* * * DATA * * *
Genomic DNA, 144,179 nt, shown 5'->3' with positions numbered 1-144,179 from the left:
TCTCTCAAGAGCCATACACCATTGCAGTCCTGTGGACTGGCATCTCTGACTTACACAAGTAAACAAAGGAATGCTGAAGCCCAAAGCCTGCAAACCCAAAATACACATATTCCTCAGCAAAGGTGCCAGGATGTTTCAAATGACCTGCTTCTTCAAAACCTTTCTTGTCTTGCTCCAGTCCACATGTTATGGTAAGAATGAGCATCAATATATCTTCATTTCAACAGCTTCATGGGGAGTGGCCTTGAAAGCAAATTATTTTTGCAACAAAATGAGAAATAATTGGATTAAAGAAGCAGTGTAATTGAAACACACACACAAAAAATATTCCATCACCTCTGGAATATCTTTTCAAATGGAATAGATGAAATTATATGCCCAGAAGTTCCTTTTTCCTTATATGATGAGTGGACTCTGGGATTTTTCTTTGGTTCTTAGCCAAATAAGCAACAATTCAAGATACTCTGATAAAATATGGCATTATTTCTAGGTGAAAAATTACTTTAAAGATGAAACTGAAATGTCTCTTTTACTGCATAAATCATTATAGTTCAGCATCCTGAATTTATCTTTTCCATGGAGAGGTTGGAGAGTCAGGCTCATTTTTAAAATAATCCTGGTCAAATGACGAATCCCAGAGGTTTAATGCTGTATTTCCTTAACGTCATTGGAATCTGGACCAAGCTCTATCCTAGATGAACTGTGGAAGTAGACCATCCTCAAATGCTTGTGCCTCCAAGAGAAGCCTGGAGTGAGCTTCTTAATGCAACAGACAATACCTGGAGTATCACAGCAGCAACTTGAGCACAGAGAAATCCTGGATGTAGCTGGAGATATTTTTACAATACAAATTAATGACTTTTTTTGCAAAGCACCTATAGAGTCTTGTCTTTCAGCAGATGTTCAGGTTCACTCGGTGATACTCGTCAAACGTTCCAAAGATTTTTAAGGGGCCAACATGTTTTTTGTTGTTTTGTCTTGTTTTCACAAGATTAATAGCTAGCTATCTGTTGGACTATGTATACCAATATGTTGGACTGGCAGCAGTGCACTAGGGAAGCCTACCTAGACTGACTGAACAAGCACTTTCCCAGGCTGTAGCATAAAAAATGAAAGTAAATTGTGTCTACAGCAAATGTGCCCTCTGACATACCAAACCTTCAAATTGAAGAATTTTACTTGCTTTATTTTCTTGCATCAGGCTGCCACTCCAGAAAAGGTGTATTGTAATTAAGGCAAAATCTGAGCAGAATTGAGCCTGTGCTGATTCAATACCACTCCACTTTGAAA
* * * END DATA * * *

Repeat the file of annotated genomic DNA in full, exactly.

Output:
Genomic DNA, 144,179 nt, shown 5'->3' with positions numbered 1-144,179 from the left:
TCTCTCAAGAGCCATACACCATTGCAGTCCTGTGGACTGGCATCTCTGACTTACACAAGTAAACAAAGGAATGCTGAAGCCCAAAGCCTGCAAACCCAAAATACACATATTCCTCAGCAAAGGTGCCAGGATGTTTCAAATGACCTGCTTCTTCAAAACCTTTCTTGTCTTGCTCCAGTCCACATGTTATGGTAAGAATGAGCATCAATATATCTTCATTTCAACAGCTTCATGGGGAGTGGCCTTGAAAGCAAATTATTTTTGCAACAAAATGAGAAATAATTGGATTAAAGAAGCAGTGTAATTGAAACACACACACAAAAAATATTCCATCACCTCTGGAATATCTTTTCAAATGGAATAGATGAAATTATATGCCCAGAAGTTCCTTTTTCCTTATATGATGAGTGGACTCTGGGATTTTTCTTTGGTTCTTAGCCAAATAAGCAACAATTCAAGATACTCTGATAAAATATGGCATTATTTCTAGGTGAAAAATTACTTTAAAGATGAAACTGAAATGTCTCTTTTACTGCATAAATCATTATAGTTCAGCATCCTGAATTTATCTTTTCCATGGAGAGGTTGGAGAGTCAGGCTCATTTTTAAAATAATCCTGGTCAAATGACGAATCCCAGAGGTTTAATGCTGTATTTCCTTAACGTCATTGGAATCTGGACCAAGCTCTATCCTAGATGAACTGTGGAAGTAGACCATCCTCAAATGCTTGTGCCTCCAAGAGAAGCCTGGAGTGAGCTTCTTAATGCAACAGACAATACCTGGAGTATCACAGCAGCAACTTGAGCACAGAGAAATCCTGGATGTAGCTGGAGATATTTTTACAATACAAATTAATGACTTTTTTTGCAAAGCACCTATAGAGTCTTGTCTTTCAGCAGATGTTCAGGTTCACTCGGTGATACTCGTCAAACGTTCCAAAGATTTTTAAGGGGCCAACATGTTTTTTGTTGTTTTGTCTTGTTTTCACAAGATTAATAGCTAGCTATCTGTTGGACTATGTATACCAATATGTTGGACTGGCAGCAGTGCACTAGGGAAGCCTACCTAGACTGACTGAACAAGCACTTTCCCAGGCTGTAGCATAAAAAATGAAAGTAAATTGTGTCTACAGCAAATGTGCCCTCTGACATACCAAACCTTCAAATTGAAGAATTTTACTTGCTTTATTTTCTTGCATCAGGCTGCCACTCCAGAAAAGGTGTATTGTAATTAAGGCAAAATCTGAGCAGAATTGAGCCTGTGCTGATTCAATACCACTCCACTTTGAAA